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Friday, February 1, 2013

Sikorsky, Boeing Partner Again on JMR/Future Vertical Lift

By Andrew Drwiega, Military Editor

Sikorsky and Boeing will once again team over a military rotorcraft project, this time the venture is the U.S. Army Aviation Applied Technology Directorate’s (AATD) requirement for a Joint Multi-Role (JMR) technology demonstrator (TD), the forerunner to the Future Vertical Lift (FVL) requirement in the 2030s.

Signed on January 13, the agreement means that the companies will submit a joint proposal to the AATD for the JMR TD Phase 1. A contract would follow in autumn for a platform demonstrator that would be used to evaluate next generation technology.

There has been no statement whether the JMR would be based on any current helicopter manufactured by either Sikorsky or Boeing, although a Boeing representative said the expectation was that further details regarding the project would be revealed before the March 2013 deadline.

Phase 2 would begin in 2015 and that would take the project forward through the inclusion of the mission equipment package. Should the Sikorsky Boeing team then be successful, the hope is that they would then be jointly responsible for the production of the FVL (medium) aircraft, which would replace the current Sikorsky Black Hawk and Boeing Apache fleets within Army Aviation (around 4,000 helicopters).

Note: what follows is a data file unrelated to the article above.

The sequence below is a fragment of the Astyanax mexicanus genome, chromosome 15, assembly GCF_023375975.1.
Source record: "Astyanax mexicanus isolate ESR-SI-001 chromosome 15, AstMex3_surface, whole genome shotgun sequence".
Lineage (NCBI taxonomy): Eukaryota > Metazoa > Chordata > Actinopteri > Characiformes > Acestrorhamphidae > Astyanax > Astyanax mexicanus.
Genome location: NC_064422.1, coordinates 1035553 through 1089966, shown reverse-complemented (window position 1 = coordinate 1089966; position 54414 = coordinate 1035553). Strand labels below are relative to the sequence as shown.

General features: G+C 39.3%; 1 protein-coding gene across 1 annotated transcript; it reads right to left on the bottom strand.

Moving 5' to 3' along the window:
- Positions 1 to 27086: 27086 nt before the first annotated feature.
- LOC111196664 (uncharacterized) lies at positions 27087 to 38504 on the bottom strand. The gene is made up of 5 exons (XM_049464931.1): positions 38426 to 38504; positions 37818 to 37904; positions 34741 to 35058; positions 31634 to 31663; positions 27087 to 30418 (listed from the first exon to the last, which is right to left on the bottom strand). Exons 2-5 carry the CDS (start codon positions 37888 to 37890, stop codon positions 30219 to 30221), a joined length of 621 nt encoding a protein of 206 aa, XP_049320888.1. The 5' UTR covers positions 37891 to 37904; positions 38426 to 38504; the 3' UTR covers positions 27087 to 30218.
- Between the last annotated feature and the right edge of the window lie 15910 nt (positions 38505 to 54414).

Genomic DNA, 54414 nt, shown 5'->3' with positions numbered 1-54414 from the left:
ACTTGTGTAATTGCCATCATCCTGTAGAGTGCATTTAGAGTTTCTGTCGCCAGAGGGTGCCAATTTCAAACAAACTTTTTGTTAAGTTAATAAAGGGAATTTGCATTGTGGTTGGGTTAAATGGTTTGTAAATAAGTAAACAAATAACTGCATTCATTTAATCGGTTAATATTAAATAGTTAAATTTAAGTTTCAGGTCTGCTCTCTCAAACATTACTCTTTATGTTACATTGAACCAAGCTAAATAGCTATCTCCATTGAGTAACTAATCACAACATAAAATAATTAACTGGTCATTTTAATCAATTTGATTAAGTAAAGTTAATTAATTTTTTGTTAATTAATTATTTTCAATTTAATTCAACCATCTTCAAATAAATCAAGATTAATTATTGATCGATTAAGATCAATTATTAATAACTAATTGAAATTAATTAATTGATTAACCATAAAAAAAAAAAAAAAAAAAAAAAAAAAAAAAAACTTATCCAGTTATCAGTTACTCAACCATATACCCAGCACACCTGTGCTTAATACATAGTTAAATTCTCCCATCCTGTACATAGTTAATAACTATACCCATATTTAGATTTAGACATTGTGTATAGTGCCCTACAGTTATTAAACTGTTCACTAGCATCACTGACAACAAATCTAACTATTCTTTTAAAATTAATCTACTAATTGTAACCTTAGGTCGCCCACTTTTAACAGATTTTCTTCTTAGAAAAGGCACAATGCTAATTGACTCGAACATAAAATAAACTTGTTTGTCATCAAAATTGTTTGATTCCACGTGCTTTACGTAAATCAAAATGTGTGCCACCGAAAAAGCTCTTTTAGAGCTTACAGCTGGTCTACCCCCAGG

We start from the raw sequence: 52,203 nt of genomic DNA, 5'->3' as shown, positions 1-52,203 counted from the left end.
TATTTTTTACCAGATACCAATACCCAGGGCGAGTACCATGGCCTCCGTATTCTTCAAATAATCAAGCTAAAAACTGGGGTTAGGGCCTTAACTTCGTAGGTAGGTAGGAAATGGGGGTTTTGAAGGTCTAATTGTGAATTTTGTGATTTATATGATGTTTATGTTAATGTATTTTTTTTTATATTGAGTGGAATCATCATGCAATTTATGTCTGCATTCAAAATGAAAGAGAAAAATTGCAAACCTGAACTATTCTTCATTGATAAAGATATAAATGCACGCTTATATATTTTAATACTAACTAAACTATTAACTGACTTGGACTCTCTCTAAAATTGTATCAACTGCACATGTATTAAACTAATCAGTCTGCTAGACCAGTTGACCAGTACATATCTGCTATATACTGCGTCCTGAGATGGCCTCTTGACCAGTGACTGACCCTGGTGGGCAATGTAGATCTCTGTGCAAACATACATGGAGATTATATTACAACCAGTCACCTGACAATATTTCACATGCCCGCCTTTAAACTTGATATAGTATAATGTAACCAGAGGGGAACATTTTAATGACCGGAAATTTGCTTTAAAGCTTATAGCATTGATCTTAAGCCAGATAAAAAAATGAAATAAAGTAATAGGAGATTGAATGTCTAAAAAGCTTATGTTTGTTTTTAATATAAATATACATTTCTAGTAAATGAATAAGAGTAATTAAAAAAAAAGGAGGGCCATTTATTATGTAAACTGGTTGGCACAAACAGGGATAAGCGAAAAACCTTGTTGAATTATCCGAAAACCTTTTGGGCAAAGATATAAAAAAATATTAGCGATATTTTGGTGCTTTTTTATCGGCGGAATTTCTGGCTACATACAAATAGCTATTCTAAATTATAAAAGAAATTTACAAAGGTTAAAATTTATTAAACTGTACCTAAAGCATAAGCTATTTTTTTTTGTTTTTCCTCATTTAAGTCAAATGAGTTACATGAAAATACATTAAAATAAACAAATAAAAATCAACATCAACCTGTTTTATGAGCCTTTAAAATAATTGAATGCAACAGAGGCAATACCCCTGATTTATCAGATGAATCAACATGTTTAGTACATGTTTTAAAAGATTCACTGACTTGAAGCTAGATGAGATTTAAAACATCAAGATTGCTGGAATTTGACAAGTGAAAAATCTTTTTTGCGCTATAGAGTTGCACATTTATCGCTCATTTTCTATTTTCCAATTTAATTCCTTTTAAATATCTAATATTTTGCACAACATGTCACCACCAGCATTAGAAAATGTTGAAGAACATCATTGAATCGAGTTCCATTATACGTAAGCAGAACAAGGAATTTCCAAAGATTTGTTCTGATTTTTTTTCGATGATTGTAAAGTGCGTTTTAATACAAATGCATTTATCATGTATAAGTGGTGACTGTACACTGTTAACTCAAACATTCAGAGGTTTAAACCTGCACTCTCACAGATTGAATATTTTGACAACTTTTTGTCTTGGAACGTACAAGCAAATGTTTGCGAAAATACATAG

The two rotorcraft primes have teamed before, most notably on the ill-fated RAH-66 Comanche. Two RAH-66 prototypes were built and conducted flight testing from 1996 to 2004. Widely acknowledged as having made important steps forward during its development, despite the aircraft’s eventual cancellation due to considerable cost overruns, it is feasible that both companies feel that aspects of their previous joint development project could be useful to the JMR. Both Sikorsky with its S-97 Raider development based on the X2 and Boeing with its advanced Apache E have cutting-edge technologies to bring to the party. This makes teaming in this economically challenging environment a logical step for both companies.

Chris Chadwick’s released statement on the announcement alluded to the shared history: “Our teaming agreement is the continuation of a long-standing relationship between Boeing and Sikorsky and reflects a common vision for the future of Army aviation.” He continued: “Our combined technical strengths and our collective program management expertise make this partnership an exciting development in meeting the Army’s JMR program objectives.”

Finally, the statement hinted that there could be more than one demonstrator aircraft developed for the 2017 deadline.

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